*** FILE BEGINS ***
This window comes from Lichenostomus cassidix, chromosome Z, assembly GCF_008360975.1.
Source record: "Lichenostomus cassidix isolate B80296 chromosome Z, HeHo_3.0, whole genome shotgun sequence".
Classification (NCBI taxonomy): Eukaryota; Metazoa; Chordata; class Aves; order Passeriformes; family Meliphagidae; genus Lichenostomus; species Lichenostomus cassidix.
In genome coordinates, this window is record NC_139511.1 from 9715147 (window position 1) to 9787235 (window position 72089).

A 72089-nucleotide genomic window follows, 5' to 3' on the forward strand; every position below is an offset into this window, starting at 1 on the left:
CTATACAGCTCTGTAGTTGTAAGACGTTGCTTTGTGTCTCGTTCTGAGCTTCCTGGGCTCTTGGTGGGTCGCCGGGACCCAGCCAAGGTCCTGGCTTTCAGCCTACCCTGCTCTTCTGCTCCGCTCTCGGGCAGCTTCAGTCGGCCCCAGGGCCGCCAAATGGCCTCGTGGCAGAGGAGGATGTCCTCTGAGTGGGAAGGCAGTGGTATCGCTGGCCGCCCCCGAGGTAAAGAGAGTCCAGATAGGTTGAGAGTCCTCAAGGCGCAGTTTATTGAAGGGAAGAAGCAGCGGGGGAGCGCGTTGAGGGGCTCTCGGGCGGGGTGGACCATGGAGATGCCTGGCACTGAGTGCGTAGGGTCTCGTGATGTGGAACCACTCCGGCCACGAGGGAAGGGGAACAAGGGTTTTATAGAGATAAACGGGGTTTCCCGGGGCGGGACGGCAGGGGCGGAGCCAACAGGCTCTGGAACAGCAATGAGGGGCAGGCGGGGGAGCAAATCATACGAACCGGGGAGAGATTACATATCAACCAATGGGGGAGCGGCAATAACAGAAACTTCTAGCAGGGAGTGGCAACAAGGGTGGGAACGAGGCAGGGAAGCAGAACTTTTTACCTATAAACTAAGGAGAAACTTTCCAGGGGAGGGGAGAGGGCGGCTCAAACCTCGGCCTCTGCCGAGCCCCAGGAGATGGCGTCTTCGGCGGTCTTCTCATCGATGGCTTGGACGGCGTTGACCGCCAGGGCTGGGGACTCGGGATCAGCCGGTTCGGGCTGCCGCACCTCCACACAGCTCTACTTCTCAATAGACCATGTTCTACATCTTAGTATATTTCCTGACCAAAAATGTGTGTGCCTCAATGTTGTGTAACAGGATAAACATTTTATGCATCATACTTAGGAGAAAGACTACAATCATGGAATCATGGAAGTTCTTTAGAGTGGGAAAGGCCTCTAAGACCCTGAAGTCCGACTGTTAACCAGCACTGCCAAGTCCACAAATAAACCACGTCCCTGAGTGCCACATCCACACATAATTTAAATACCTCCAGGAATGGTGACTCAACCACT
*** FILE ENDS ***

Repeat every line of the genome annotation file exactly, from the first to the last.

This window comes from Lichenostomus cassidix, chromosome Z, assembly GCF_008360975.1.
Source record: "Lichenostomus cassidix isolate B80296 chromosome Z, HeHo_3.0, whole genome shotgun sequence".
Classification (NCBI taxonomy): Eukaryota; Metazoa; Chordata; class Aves; order Passeriformes; family Meliphagidae; genus Lichenostomus; species Lichenostomus cassidix.
In genome coordinates, this window is record NC_139511.1 from 9715147 (window position 1) to 9787235 (window position 72089).

A 72089-nucleotide genomic window follows, 5' to 3' on the forward strand; every position below is an offset into this window, starting at 1 on the left:
CTATACAGCTCTGTAGTTGTAAGACGTTGCTTTGTGTCTCGTTCTGAGCTTCCTGGGCTCTTGGTGGGTCGCCGGGACCCAGCCAAGGTCCTGGCTTTCAGCCTACCCTGCTCTTCTGCTCCGCTCTCGGGCAGCTTCAGTCGGCCCCAGGGCCGCCAAATGGCCTCGTGGCAGAGGAGGATGTCCTCTGAGTGGGAAGGCAGTGGTATCGCTGGCCGCCCCCGAGGTAAAGAGAGTCCAGATAGGTTGAGAGTCCTCAAGGCGCAGTTTATTGAAGGGAAGAAGCAGCGGGGGAGCGCGTTGAGGGGCTCTCGGGCGGGGTGGACCATGGAGATGCCTGGCACTGAGTGCGTAGGGTCTCGTGATGTGGAACCACTCCGGCCACGAGGGAAGGGGAACAAGGGTTTTATAGAGATAAACGGGGTTTCCCGGGGCGGGACGGCAGGGGCGGAGCCAACAGGCTCTGGAACAGCAATGAGGGGCAGGCGGGGGAGCAAATCATACGAACCGGGGAGAGATTACATATCAACCAATGGGGGAGCGGCAATAACAGAAACTTCTAGCAGGGAGTGGCAACAAGGGTGGGAACGAGGCAGGGAAGCAGAACTTTTTACCTATAAACTAAGGAGAAACTTTCCAGGGGAGGGGAGAGGGCGGCTCAAACCTCGGCCTCTGCCGAGCCCCAGGAGATGGCGTCTTCGGCGGTCTTCTCATCGATGGCTTGGACGGCGTTGACCGCCAGGGCTGGGGACTCGGGATCAGCCGGTTCGGGCTGCCGCACCTCCACACAGCTCTACTTCTCAATAGACCATGTTCTACATCTTAGTATATTTCCTGACCAAAAATGTGTGTGCCTCAATGTTGTGTAACAGGATAAACATTTTATGCATCATACTTAGGAGAAAGACTACAATCATGGAATCATGGAAGTTCTTTAGAGTGGGAAAGGCCTCTAAGACCCTGAAGTCCGACTGTTAACCAGCACTGCCAAGTCCACAAATAAACCACGTCCCTGAGTGCCACATCCACACATAATTTAAATACCTCCAGGAATGGTGACTCAACCACT